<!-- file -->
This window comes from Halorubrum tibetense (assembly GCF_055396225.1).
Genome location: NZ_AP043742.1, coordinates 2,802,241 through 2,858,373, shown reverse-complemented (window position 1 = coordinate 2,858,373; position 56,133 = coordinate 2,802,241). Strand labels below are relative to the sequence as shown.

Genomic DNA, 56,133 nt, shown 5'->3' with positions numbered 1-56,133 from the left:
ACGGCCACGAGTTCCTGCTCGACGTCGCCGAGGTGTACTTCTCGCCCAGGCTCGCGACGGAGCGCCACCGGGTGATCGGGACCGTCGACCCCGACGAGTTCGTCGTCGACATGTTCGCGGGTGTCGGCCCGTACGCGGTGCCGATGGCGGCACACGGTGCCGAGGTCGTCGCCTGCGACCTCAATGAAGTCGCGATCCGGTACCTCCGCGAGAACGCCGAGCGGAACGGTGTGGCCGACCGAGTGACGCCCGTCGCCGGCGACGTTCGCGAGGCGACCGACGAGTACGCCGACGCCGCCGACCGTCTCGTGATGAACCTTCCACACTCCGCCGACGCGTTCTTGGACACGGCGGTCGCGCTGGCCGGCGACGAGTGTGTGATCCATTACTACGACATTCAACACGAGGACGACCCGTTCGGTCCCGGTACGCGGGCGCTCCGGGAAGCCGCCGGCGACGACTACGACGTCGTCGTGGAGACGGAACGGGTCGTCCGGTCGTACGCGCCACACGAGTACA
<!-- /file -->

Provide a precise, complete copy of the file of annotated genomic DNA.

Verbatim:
This window comes from Halorubrum tibetense (assembly GCF_055396225.1).
Genome location: NZ_AP043742.1, coordinates 2,802,241 through 2,858,373, shown reverse-complemented (window position 1 = coordinate 2,858,373; position 56,133 = coordinate 2,802,241). Strand labels below are relative to the sequence as shown.

Genomic DNA, 56,133 nt, shown 5'->3' with positions numbered 1-56,133 from the left:
ACGGCCACGAGTTCCTGCTCGACGTCGCCGAGGTGTACTTCTCGCCCAGGCTCGCGACGGAGCGCCACCGGGTGATCGGGACCGTCGACCCCGACGAGTTCGTCGTCGACATGTTCGCGGGTGTCGGCCCGTACGCGGTGCCGATGGCGGCACACGGTGCCGAGGTCGTCGCCTGCGACCTCAATGAAGTCGCGATCCGGTACCTCCGCGAGAACGCCGAGCGGAACGGTGTGGCCGACCGAGTGACGCCCGTCGCCGGCGACGTTCGCGAGGCGACCGACGAGTACGCCGACGCCGCCGACCGTCTCGTGATGAACCTTCCACACTCCGCCGACGCGTTCTTGGACACGGCGGTCGCGCTGGCCGGCGACGAGTGTGTGATCCATTACTACGACATTCAACACGAGGACGACCCGTTCGGTCCCGGTACGCGGGCGCTCCGGGAAGCCGCCGGCGACGACTACGACGTCGTCGTGGAGACGGAACGGGTCGTCCGGTCGTACGCGCCACACGAGTACA